Really I suppose that’s a question you ask someone who eats gluten-free as a personal choice. For someone like me who has no choice but to eat gluten-free, there are not many advantages over a ‘normal’ diet. Initially after diagnosis, I had absolutely nothing good to say about being on a gluten-free diet. You’re bombarded with information about the food stuffs that you can never have again. There is no emphasis on what you can eat. It’s overwhelming. You’re in mourning. But as with most changes in life, you become accustomed to it. Eight years on for me, I don’t really give it a second thought. I’m lucky in that I’m a good cook myself and understand food ingredients. I don’t think that there’s anything I can’t make gluten-free. But for those who have limited culinary skill, eating gluten-free is both daunting and frustrating. You always have to plan ahead and have your wits about you. You always have to have a gluten-free snack with you because when you’re hungry you make bad food choice decisions. You need to read labels because a product that was gluten-free last month may not be gluten-free this month. Eating gluten-free is more expensive and eating out socially is often disappointing.
So I’m struggling to think of anything else ‘good’ about the gluten-free diet. The only thing I can think of is that when I bring cheesecakes or cupcakes or other baked products to family gatherings and my siblings descend on them like vultures, they’re always conscious of leaving some for me because the goodies are gluten-free. Otherwise they wouldn’t give me a thought!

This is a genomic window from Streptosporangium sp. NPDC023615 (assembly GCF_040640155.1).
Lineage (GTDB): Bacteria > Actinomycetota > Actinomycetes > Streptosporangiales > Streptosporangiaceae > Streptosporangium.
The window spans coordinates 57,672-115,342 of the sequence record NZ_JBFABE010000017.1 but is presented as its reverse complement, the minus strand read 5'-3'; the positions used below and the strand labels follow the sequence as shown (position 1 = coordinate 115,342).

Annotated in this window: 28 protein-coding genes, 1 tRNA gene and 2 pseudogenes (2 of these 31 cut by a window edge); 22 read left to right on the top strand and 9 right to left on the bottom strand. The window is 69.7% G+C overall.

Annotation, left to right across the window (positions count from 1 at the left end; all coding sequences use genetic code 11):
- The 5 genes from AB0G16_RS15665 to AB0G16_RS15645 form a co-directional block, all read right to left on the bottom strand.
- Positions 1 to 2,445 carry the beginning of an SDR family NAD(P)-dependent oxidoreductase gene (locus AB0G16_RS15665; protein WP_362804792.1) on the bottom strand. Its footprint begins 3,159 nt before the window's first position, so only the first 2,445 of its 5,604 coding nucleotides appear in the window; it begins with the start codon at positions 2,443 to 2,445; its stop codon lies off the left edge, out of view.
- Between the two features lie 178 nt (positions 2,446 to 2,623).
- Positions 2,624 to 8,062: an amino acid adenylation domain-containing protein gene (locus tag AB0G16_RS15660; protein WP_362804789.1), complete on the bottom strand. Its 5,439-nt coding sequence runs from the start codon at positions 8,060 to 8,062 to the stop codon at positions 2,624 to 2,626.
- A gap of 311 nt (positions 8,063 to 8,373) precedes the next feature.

Tips for phasing it out of your diet
If you’re diagnosed coeliac, I’d recommend going back to basics until you become familiar with what you can and can’t have. Prepare food yourself from scratch and eat plenty of fruit and vegetables. Start sourcing the basics like gluten-free stock cubes, gravy mix, corn starch and pasta. Start reading labels and become familiar with gluten-containing ingredients and sources of hidden gluten such as soy sauce and barley extract.
If somebody else regularly cooks for you or you stay in their home eg. your parents, siblings, friends – pop some of the store cupboard essentials mentioned above into their larder, a couple scones into their freezer, so that there’s less stress for you and them when you visit.
Exciting things in the gluten-free world…
There’s a lot happening in the gluten-free world at the moment. The availability and quality of the gluten-free offerings available are improving day by day. My concern is that a lot of production companies and food service operators are jumping on the ‘gluten-free bandwagon’ because of the increasing potential for sales. But many don’t really understand food allergen control. This is especially the case in the food-service industry. Restaurants and hotels quite often have gluten-free offerings on their menus, but I know for a fact that back of house don’t always understand issues with cross-contamination, nor do they fully understand the ingredients they use. I’m interested in having more emphasis placed on food allergen control at a grass roots level in the catering colleges. It’d make such a difference to us coeliacs.